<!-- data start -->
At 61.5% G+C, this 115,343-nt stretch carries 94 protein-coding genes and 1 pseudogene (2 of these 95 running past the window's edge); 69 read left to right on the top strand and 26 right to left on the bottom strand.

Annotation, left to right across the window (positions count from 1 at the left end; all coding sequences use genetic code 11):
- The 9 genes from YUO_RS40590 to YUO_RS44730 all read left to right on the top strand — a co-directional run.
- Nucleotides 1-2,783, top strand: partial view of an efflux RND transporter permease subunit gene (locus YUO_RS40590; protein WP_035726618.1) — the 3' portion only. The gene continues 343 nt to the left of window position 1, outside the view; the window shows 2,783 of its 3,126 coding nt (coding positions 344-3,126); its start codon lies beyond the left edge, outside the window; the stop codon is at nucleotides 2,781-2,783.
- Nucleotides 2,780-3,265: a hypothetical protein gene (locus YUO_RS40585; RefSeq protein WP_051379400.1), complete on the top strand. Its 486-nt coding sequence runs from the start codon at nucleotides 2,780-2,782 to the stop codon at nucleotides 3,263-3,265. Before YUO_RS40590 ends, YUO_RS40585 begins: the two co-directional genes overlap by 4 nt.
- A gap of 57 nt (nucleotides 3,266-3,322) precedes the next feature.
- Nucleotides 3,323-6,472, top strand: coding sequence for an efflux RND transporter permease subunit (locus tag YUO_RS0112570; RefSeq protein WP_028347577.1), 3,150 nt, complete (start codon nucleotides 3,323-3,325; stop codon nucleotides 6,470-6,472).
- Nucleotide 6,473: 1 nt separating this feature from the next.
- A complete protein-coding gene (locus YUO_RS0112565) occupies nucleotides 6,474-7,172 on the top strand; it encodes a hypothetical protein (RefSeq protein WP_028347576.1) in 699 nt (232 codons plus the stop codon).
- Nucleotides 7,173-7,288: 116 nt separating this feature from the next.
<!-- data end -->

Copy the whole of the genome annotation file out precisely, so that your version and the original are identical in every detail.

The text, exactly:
At 61.5% G+C, this 115,343-nt stretch carries 94 protein-coding genes and 1 pseudogene (2 of these 95 running past the window's edge); 69 read left to right on the top strand and 26 right to left on the bottom strand.

Annotation, left to right across the window (positions count from 1 at the left end; all coding sequences use genetic code 11):
- The 9 genes from YUO_RS40590 to YUO_RS44730 all read left to right on the top strand — a co-directional run.
- Nucleotides 1-2,783, top strand: partial view of an efflux RND transporter permease subunit gene (locus YUO_RS40590; protein WP_035726618.1) — the 3' portion only. The gene continues 343 nt to the left of window position 1, outside the view; the window shows 2,783 of its 3,126 coding nt (coding positions 344-3,126); its start codon lies beyond the left edge, outside the window; the stop codon is at nucleotides 2,781-2,783.
- Nucleotides 2,780-3,265: a hypothetical protein gene (locus YUO_RS40585; RefSeq protein WP_051379400.1), complete on the top strand. Its 486-nt coding sequence runs from the start codon at nucleotides 2,780-2,782 to the stop codon at nucleotides 3,263-3,265. Before YUO_RS40590 ends, YUO_RS40585 begins: the two co-directional genes overlap by 4 nt.
- A gap of 57 nt (nucleotides 3,266-3,322) precedes the next feature.
- Nucleotides 3,323-6,472, top strand: coding sequence for an efflux RND transporter permease subunit (locus tag YUO_RS0112570; RefSeq protein WP_028347577.1), 3,150 nt, complete (start codon nucleotides 3,323-3,325; stop codon nucleotides 6,470-6,472).
- Nucleotide 6,473: 1 nt separating this feature from the next.
- A complete protein-coding gene (locus YUO_RS0112565) occupies nucleotides 6,474-7,172 on the top strand; it encodes a hypothetical protein (RefSeq protein WP_028347576.1) in 699 nt (232 codons plus the stop codon).
- Nucleotides 7,173-7,288: 116 nt separating this feature from the next.